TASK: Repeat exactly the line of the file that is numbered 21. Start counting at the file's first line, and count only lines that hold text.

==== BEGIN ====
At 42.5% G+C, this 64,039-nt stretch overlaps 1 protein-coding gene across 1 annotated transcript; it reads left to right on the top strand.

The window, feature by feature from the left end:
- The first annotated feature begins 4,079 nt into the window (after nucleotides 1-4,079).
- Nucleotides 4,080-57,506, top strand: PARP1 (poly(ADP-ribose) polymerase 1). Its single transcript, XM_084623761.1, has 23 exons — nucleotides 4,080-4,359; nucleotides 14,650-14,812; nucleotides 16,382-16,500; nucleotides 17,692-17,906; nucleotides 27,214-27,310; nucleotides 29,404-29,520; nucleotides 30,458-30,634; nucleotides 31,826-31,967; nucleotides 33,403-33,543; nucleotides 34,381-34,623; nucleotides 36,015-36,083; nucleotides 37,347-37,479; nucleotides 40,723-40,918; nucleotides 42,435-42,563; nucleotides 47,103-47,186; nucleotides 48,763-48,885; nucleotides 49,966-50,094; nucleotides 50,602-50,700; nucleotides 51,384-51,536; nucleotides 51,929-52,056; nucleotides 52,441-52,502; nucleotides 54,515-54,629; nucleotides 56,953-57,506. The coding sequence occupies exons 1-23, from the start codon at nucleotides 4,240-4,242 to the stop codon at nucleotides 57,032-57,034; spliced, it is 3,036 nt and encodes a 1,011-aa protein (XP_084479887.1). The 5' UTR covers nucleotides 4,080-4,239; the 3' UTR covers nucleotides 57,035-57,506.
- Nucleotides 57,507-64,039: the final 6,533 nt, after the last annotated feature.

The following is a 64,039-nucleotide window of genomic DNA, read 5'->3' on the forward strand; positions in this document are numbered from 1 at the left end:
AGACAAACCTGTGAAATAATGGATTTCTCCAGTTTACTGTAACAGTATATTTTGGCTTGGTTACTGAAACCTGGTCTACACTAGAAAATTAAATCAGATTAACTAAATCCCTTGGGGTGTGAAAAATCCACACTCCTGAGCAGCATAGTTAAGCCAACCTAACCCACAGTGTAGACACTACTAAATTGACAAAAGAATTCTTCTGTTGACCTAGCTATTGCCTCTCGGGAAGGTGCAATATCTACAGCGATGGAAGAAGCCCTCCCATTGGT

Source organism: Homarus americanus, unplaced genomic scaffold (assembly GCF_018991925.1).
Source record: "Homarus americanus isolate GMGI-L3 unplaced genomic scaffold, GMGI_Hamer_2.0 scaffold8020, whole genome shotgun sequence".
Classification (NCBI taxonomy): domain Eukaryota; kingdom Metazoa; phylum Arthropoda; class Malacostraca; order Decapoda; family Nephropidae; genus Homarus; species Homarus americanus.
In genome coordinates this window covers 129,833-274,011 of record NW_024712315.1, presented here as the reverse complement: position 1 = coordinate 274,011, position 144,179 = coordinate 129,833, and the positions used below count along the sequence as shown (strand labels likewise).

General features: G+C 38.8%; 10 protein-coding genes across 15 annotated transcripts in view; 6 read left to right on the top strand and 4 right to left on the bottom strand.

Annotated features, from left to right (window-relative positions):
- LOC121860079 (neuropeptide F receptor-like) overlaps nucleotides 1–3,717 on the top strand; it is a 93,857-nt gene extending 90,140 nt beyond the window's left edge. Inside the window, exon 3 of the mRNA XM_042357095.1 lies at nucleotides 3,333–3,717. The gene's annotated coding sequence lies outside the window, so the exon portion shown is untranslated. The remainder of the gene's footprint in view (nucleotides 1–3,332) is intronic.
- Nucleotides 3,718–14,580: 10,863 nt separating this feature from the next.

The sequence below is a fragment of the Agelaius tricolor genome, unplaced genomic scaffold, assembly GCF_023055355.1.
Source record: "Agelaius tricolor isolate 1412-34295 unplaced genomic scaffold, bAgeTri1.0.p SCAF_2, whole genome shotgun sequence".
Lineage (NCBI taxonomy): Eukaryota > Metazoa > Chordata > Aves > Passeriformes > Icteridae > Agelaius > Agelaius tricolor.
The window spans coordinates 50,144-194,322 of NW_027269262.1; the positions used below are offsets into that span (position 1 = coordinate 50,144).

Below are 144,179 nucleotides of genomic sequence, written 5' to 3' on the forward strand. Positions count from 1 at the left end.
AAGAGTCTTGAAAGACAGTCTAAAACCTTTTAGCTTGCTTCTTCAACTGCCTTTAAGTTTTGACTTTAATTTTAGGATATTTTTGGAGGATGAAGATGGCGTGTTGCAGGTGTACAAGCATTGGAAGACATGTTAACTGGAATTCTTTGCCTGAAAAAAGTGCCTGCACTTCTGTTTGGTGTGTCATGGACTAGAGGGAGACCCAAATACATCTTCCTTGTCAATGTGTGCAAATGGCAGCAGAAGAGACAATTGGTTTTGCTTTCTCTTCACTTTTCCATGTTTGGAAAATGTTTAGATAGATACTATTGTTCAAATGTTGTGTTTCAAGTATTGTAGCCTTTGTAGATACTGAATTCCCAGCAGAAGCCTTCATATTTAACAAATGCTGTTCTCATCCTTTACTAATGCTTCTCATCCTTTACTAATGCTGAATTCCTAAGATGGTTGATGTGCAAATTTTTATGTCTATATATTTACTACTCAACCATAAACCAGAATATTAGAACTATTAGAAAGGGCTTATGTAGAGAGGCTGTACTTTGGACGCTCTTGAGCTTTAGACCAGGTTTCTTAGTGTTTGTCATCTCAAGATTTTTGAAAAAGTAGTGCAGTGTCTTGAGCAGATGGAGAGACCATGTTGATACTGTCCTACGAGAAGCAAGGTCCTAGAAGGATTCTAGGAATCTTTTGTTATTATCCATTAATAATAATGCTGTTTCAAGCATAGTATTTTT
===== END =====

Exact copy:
AAGAGTCTTGAAAGACAGTCTAAAACCTTTTAGCTTGCTTCTTCAACTGCCTTTAAGTTTTGACTTTAATTTTAGGATATTTTTGGAGGATGAAGATGGCGTGTTGCAGGTGTACAAGCATTGGAAGACATGTTAACTGGAATTCTTTGCCTGAAAAAAGTGCCTGCACTTCTGTTTGGTGTGTCATGGACTAGAGGGAGACCCAAATACATCTTCCTTGTCAATGTGTGCAAATGGCAGCAGAAGAGACAATTGGTTTTGCTTTCTCTTCACTTTTCCATGTTTGGAAAATGTTTAGATAGATACTATTGTTCAAATGTTGTGTTTCAAGTATTGTAGCCTTTGTAGATACTGAATTCCCAGCAGAAGCCTTCATATTTAACAAATGCTGTTCTCATCCTTTACTAATGCTTCTCATCCTTTACTAATGCTGAATTCCTAAGATGGTTGATGTGCAAATTTTTATGTCTATATATTTACTACTCAACCATAAACCAGAATATTAGAACTATTAGAAAGGGCTTATGTAGAGAGGCTGTACTTTGGACGCTCTTGAGCTTTAGACCAGGTTTCTTAGTGTTTGTCATCTCAAGATTTTTGAAAAAGTAGTGCAGTGTCTTGAGCAGATGGAGAGACCATGTTGATACTGTCCTACGAGAAGCAAGGTCCTAGAAGGATTCTAGGAATCTTTTGTTATTATCCATTAATAATAATGCTGTTTCAAGCATAGTATTTTT